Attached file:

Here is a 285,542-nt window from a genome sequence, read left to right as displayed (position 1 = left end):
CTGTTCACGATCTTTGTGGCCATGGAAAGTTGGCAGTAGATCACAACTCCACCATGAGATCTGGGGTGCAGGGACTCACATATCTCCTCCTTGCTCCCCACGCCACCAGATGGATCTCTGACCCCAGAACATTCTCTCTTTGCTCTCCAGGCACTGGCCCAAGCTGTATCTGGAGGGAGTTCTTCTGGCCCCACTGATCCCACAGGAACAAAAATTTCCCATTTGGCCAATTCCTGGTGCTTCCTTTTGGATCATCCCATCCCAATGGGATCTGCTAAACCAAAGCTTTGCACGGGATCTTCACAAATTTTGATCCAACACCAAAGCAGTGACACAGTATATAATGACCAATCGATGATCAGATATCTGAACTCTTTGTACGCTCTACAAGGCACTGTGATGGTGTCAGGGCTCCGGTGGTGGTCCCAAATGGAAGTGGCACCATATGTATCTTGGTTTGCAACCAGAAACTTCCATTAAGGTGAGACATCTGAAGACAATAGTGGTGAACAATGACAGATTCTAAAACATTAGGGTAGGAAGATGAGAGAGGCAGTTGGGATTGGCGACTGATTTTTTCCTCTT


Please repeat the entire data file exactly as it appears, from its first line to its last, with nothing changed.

Here is a 285,542-nt window from a genome sequence, read left to right as displayed (position 1 = left end):
CTGTTCACGATCTTTGTGGCCATGGAAAGTTGGCAGTAGATCACAACTCCACCATGAGATCTGGGGTGCAGGGACTCACATATCTCCTCCTTGCTCCCCACGCCACCAGATGGATCTCTGACCCCAGAACATTCTCTCTTTGCTCTCCAGGCACTGGCCCAAGCTGTATCTGGAGGGAGTTCTTCTGGCCCCACTGATCCCACAGGAACAAAAATTTCCCATTTGGCCAATTCCTGGTGCTTCCTTTTGGATCATCCCATCCCAATGGGATCTGCTAAACCAAAGCTTTGCACGGGATCTTCACAAATTTTGATCCAACACCAAAGCAGTGACACAGTATATAATGACCAATCGATGATCAGATATCTGAACTCTTTGTACGCTCTACAAGGCACTGTGATGGTGTCAGGGCTCCGGTGGTGGTCCCAAATGGAAGTGGCACCATATGTATCTTGGTTTGCAACCAGAAACTTCCATTAAGGTGAGACATCTGAAGACAATAGTGGTGAACAATGACAGATTCTAAAACATTAGGGTAGGAAGATGAGAGAGGCAGTTGGGATTGGCGACTGATTTTTTCCTCTT